Immigration E-Verify System for Employers

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 What Is Immigration Law?

Immigration laws regulate how a person from another country may qualify for a visa, and under what circumstances they may be deported back to their country of origin. There are many different types of available temporary and permanent visas. As such, depending on the purpose for a person’s entry into the United States, there will most likely be a visa that suits their needs.

Many immigrants who already legally reside in the United States have a green card, or a permanent visa. Those with green cards may seek to be citizens, but they must refrain from any activities that may bring deportation or removal upon them. Citizenship and naturalization applicants are people who are applying to be citizens of the United States.

Having a solid understanding of the naturalization process, as well as the correct information regarding citizenship, is imperative. The links below provide information for those who are interested in United States citizenship and learning more about eligibility requirements, as well as the application process:

Immigration terminology such as a “visa” and “green card” may be confusing as these labels are often used interchangeably, although they refer to two different things. It is also common for these terms to be used in ways that are different from their original meanings.

A visa provides a person with the right to enter the United States legally. It is a physical stamp that a person receives on their passport or an equivalent document. The term visa also refers to a category in which a person comes to the United States for a temporary stay, such as a student visa or a temporary worker visa.

The term green card refers to the process of obtaining United States citizenship, rather than simply entering into the country. The term green card application may refer to a process associated with immigration, including an adjustment of status or naturalization.

The emphasis of a green card is on citizenship and residency status, as opposed to admissibility into the United States. Physically, a green card is a plastic photo identification card that a person receives when they are granted lawful permanent resident status.

It is important to note that a green card is also known as a permanent visa, even though the term visa generally refers to temporary visa categories. This may provide some clarification regarding these terms.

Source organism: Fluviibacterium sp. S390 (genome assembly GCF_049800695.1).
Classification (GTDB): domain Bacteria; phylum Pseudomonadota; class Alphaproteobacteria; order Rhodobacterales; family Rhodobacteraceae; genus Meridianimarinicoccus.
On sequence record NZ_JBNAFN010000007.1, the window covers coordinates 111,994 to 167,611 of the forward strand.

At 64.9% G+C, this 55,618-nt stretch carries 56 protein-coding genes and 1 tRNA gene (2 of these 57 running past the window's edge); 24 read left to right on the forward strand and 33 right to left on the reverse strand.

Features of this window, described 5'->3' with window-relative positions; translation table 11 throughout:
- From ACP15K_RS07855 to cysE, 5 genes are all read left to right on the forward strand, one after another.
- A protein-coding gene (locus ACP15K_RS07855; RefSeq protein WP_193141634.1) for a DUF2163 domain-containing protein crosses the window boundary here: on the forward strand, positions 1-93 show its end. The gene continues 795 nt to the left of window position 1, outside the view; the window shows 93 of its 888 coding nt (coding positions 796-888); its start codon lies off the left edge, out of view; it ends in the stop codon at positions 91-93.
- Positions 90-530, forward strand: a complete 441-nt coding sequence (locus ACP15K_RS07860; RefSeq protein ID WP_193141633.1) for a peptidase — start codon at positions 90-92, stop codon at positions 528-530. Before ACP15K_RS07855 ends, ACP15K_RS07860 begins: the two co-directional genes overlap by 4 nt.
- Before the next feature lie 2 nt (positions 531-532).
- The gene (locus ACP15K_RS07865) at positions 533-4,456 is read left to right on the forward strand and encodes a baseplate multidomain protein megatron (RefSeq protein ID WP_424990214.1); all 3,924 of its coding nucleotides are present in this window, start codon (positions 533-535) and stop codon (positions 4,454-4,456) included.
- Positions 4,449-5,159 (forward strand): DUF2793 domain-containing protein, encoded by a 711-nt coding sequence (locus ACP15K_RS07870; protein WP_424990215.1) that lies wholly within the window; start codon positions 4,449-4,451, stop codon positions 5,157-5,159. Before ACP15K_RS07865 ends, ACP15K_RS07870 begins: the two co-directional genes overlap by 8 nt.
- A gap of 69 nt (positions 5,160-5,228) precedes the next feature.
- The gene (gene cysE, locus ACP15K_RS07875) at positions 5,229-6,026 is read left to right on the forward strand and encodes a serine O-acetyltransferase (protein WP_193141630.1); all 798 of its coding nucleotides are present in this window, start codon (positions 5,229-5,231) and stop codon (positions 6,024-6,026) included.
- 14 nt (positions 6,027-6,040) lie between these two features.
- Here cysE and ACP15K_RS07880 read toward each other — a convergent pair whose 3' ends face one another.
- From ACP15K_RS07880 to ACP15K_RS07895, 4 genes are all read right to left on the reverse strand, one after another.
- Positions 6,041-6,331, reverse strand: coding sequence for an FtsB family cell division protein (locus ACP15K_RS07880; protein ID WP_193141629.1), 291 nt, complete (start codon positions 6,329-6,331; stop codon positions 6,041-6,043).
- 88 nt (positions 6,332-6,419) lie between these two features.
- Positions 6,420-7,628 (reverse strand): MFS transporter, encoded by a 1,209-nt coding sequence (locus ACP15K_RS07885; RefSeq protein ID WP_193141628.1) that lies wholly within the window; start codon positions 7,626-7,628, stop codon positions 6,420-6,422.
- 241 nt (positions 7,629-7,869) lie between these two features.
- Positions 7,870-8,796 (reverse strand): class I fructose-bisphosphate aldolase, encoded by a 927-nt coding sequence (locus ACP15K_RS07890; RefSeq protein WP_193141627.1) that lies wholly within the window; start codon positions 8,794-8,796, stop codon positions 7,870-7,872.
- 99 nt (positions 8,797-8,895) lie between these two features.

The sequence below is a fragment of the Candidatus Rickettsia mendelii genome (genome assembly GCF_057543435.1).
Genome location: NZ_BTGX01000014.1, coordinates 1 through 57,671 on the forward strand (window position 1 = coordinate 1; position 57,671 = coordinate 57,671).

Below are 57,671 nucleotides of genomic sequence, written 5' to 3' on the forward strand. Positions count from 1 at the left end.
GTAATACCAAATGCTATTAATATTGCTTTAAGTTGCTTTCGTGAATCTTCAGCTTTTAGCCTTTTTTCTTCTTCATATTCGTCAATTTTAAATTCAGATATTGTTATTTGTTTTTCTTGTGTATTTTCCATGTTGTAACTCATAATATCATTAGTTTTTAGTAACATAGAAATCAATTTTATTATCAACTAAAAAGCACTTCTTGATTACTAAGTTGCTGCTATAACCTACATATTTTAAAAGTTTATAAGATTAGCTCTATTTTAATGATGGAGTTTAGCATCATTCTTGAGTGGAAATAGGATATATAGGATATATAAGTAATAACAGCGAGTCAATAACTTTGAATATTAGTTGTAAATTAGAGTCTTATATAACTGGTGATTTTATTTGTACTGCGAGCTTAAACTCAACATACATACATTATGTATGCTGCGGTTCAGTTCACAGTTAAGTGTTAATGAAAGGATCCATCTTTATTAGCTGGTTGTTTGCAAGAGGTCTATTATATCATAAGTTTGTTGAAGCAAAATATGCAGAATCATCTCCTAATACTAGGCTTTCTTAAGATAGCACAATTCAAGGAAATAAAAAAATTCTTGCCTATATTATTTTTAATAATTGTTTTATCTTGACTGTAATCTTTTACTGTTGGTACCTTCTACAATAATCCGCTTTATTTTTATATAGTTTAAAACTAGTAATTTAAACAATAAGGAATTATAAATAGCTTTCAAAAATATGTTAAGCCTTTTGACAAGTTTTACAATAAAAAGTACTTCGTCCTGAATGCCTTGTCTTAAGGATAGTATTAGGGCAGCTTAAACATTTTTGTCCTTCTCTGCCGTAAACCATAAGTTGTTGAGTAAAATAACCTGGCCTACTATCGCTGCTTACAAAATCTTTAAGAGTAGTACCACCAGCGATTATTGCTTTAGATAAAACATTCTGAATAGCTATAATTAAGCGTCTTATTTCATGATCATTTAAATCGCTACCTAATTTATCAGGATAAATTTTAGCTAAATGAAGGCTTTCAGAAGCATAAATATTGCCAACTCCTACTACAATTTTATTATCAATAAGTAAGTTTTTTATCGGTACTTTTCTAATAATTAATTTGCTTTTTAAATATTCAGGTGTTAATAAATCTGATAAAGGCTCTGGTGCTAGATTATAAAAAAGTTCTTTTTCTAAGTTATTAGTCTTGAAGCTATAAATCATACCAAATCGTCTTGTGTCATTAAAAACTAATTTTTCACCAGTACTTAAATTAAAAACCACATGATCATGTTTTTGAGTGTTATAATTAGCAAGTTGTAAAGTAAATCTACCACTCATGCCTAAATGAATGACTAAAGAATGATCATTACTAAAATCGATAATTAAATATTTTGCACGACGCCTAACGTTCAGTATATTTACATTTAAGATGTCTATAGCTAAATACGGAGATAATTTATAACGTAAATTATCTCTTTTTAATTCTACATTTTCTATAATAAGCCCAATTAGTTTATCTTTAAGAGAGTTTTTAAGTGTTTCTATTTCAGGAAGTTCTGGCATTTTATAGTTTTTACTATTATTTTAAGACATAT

A person who is immigrating to the United States may be eligible for multiple types of visas. As such, the type of visa that a person applies for will largely depend on whether they intend to stay permanently or for a short time.

If a person is a non-immigrant that resides outside of the United States and wishes to enter the country for business or travel, they may be eligible to receive a temporary visa. This type of visa allows the holder to travel to the United States for a short period of time.

Political asylum is provided to those who immigrate to the United States in order to flee persecution or civil disturbances in their own country. Political asylum allows a person to stay within the United States, rather than returning to their home country and facing possible violence.

What Is The Immigration E-Verify System For Employers? How Does It Work?

E-Verify is a free internet program that allows employers to verify whether their immigrant employees are eligible for work in the United States. The program was initiated by the Department of Homeland Security (“DHS”) in 1997, but has greatly evolved since.

It is estimated that more than 700,000 employers use the program nationwide, with about 1,400 new companies signing up for it each week. Additionally, the use of the E-Verify program is mandatory in some states, and for some employers.

By law, an employer and employee must complete a Form I-9 once the employee is hired for pay. The employer enters information from the employee’s Form I-9 into the E-Verify database, and a case is created for the employee.